Beer and Food Pairings! What’s next, eh?

Beer and Food Pairings! What’s next, eh?

Beer and Food Pairings!  What’s next, eh?

Over the last two years, I have noticed that way more people are taking their beer way more “seriously”.  No, I’m not talking about nuclear physics serious, I’m talking about serious in that they care and are passionate, just like their fellow wine and whiskey aficionados.

Wine people love to match wine and food, as so does the beer loving crowds that come visit us for new and exciting brews.  Many of the guidelines that one uses to pair wine with food also apply to beer.  I like to use the word guideline, because I don’t believe in hard and fast rules.  Ultimately, one should really drink whatever they enjoy with food.  However, if one wants to explore and discover different pairings that could enhance or maximize their enjoyment, a whole world awaits!

One guideline is to pair lighter fare with lighter beers.  If you have the opportunity, try beers brewed in their country of origin along with the local cuisine.  Often these natural food and beer pairings have developed over centuries, so you have tradition on your side.  Generations have gone through the “trial and error” process to make your life easier.  I love Asahi Super Dry Lager with my sushi because the beer is crisp, light and refreshing.  It does not overwhelm the delicate flavors of my tuna or salmon sashimi with an overabundance of malt or alcohol.

Foods with more intense flavors can be paired with fuller bodied and more intensely flavored beers.  Heavier foods in the winter months call out for a pairing with bigger brews.  If I have Chinese BBQ duck and want a beer, I would reach for a Porter or strong Stout in lieu of a California Zinfandel.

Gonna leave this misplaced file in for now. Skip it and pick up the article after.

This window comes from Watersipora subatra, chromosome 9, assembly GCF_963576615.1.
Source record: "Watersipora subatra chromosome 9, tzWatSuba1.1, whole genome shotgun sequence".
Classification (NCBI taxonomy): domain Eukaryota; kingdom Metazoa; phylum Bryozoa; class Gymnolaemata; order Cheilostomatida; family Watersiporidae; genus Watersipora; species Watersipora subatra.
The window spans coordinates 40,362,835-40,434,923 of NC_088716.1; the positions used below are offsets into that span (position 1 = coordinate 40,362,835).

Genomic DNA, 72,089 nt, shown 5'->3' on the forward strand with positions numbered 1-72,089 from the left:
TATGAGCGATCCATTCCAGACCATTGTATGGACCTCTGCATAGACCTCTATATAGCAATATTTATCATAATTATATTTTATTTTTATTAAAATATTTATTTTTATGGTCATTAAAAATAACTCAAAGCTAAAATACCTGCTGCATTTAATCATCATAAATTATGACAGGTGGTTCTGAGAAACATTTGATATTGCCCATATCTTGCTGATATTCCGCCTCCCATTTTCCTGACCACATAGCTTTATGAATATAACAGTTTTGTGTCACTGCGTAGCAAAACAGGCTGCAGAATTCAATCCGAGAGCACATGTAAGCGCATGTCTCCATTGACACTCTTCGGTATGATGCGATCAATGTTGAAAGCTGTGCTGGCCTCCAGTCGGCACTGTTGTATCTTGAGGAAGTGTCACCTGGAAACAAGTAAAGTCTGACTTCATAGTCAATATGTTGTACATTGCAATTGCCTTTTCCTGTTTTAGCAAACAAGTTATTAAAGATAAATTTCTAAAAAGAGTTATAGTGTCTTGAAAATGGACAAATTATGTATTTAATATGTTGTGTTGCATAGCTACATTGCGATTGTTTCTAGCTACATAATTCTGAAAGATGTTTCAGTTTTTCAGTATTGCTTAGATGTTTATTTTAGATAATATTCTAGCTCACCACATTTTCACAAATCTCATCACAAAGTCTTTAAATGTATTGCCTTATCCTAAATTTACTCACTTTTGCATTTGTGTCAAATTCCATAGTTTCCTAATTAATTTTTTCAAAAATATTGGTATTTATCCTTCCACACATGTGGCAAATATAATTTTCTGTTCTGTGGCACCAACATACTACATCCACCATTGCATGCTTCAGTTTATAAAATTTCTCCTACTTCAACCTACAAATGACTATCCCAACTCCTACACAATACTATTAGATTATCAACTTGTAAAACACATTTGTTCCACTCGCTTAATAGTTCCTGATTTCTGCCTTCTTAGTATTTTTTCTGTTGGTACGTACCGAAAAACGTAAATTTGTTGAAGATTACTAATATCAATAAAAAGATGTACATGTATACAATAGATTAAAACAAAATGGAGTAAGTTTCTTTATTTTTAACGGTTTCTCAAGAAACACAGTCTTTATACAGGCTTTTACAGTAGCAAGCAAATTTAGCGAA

Some foods scream to be paired with wines that have bright acidity.  The equivalent component to a wine’s acidity is the level of hops in a beer.  Hops impart bitterness, structure and body to a beer.  So, if you’re in a Thai restaurant and the food is spicy, you could choose a sparkling wine or a hoppy beer like Singh Lager, which to no ones surprise, is brewed in Thailand!

deVine Wines is trying to meet the increasing needs of our beer loving customers in a big way.  We plan to add a few hundred new beer selections over the next two months to our shelves.  These new beers can be found grouped together with wines from the same country of origin.  Check out the new German, Japanese and Spanish beers we have just introduced.  In 2014, we plan to hold weekly beer tastings on Saturdays. Larger beer festival style events are also in the works.  I can hardly wait to plan Oktoberfest 2014!


Ed Fong
deVine Wines & Spirits
10111 104 St NW,
Edmonton, AB T5J 0Z9